Skip to content

5 Ways To Prevent A Cold Naturally

Bindiya Gandhi, M.D.
Physician By Bindiya Gandhi, M.D.
Dr. Bindiya Gandhi is an American Board Family Medicine–certified physician who completed her family medicine training at Georgia Regents University/Medical College of Georgia.
5 Ways To Prevent A Cold Naturally

There's nothing common about a common cold. Everyone hates it—you feel crappy and it always happens at the most inconvenient time. It's one of the most common reasons patients come see me during the winter months, but it doesn't need to be. Here are my tips to keep your immune system strong all winter long:

Get more zzz's.

If you haven't figured it out, sleep is incredibly important and actually helps prevent cold and flu. I know personally I'm more susceptible to a virus if I've been on the go and sacrificed a few hours of good sleep. In fact, studies show that less sleep increases your chances of getting a cold. So what better way to prevent it than by sleeping more?


Fast a little.

Cold and flu season is offset by the holiday season. It makes sense, considering the number of people splurging on sugar, dairy, and alcohol.

Sugar, dairy, and alcohol actually decrease your immune system during this time, so limiting the consumption of these culprits is beneficial for preventing a cold.

I encourage you to take it a step further and try fasting between 13 and 36 hours to try to rebuild your immune system. While you are doing this, drink herbal teas with ginger, echinacea, or reishi mushrooms, all of which build your immune system to help your body start fighting a cold. Many cultures have been doing this for years—resting their digestive systems while improving their immune system. This is a technique we encourage our cancer patients to incorporate since studies show that fasting can also starve the cancer and improve the immune system.

Feed your gut.

Ensuring your gut is healthy during this season is super important. It also goes back to what you're eating and letting your gut rest. Adding a probiotics supplement is crucial for prevention of the common cold. Numerous studies show that the probiotics decrease the risk of cold despite exposure in children and adults.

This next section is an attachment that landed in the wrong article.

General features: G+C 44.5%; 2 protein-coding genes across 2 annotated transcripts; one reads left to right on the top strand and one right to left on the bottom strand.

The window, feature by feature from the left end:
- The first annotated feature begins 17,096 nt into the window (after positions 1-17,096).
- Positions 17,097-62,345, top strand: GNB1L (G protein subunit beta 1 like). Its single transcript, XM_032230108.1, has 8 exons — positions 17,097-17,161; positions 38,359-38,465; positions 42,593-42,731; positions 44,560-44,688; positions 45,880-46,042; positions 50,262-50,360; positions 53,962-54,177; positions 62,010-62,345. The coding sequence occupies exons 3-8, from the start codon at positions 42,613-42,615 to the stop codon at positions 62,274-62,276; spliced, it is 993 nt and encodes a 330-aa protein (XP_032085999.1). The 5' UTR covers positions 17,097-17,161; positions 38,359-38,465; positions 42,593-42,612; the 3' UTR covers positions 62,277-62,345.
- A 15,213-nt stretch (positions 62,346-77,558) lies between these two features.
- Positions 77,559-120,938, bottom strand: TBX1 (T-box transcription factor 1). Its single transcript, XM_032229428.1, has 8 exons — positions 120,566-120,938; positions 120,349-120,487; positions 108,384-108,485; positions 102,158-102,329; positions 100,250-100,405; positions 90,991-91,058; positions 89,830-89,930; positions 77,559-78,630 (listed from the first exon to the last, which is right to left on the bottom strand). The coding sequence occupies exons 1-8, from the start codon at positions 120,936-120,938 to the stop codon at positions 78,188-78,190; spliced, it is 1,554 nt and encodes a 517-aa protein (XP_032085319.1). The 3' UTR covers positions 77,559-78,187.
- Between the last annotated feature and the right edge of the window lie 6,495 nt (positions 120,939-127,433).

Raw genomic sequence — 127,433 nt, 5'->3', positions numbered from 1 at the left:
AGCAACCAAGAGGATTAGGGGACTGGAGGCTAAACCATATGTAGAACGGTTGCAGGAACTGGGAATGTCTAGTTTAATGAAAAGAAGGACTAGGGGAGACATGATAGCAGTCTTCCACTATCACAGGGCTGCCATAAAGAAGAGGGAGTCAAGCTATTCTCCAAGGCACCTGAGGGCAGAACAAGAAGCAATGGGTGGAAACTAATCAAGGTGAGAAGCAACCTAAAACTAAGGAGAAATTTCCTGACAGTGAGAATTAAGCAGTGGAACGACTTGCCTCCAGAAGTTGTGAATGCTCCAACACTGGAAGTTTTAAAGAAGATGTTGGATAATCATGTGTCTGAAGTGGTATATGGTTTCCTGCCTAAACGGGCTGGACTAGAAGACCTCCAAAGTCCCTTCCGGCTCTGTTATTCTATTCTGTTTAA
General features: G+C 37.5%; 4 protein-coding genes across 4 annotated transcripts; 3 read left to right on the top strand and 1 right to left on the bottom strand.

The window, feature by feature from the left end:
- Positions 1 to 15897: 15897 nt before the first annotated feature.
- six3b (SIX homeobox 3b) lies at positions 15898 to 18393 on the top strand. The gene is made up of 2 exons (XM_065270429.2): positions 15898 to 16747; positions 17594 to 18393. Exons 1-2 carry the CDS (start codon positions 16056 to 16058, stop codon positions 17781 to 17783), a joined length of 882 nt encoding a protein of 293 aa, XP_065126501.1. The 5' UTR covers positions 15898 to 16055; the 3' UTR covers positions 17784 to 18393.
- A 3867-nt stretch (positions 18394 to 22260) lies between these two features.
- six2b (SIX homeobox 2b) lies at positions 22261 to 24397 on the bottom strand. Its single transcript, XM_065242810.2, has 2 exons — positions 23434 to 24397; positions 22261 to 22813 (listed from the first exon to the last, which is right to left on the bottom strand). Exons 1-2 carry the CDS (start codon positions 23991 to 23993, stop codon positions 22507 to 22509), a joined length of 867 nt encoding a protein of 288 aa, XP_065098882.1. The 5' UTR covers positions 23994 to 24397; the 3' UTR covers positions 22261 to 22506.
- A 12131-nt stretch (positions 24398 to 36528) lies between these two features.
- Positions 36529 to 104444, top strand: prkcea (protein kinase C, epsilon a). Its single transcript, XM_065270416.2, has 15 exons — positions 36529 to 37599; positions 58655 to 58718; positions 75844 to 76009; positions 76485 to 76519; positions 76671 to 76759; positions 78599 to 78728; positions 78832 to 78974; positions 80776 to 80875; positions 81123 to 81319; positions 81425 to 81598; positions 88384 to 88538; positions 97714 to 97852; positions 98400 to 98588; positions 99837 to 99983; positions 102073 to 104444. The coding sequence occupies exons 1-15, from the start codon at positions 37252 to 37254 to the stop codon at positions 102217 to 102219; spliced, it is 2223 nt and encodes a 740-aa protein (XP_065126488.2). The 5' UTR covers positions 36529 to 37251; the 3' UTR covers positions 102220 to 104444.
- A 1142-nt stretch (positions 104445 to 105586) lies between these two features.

For adults, I encourage probiotics with more than five strains of bacteria and more than 20 billion colony forming units (CFU), and for children, two to three strains of bacteria and less than 5 billion CFU depending on age.

The more diverse the bacteria, the better including lactobacillus, bifidum bacterium, and saccharomyces spp.

Try incorporating fermented foods like kimchee, sauerkraut, coconut kefir, and kombucha into your diet to get additional probiotics, and be sure to learn how prebiotics help probiotics. I don't usually recommend yogurt or regular kefir since it's dairy-based and can be a mucogenic (increasing mucus production) during this time.

Bring on the broth.

Bone broth is the new "superfood," and it's especially helpful during the cold and flu season. The high sodium content is actually beneficial and helps during colds as you are often weaker and more fatigued during this time and usually dehydrated. The warm soup is also comforting to your throat, and adding a hint of spice can help clear out your sinuses. It's easy to make, and the collagen, glycine, and lysine are all immune boosters helping you get better faster!


Stress less.

Stress actually increases your risk of a cold. So remaining stress-free during the cold and flu season is key (easier said than done). Make sure you are making time for yourself and taking time to relax and meditate. I highly encourage self-care, so do whatever brings you joy, and that will instantly decrease your stress response, making it less likely you'll get sick this season.

Want your passion for wellness to change the world? Become A Functional Nutrition Coach! Enroll today to join our upcoming live office hours.


More On This Topic


The Doctor's Guide To Falling Asleep Naturally

The Doctor's Guide To Falling Asleep Naturally

Popular Stories


Latest Articles

Latest Articles

Your article and new folder have been saved!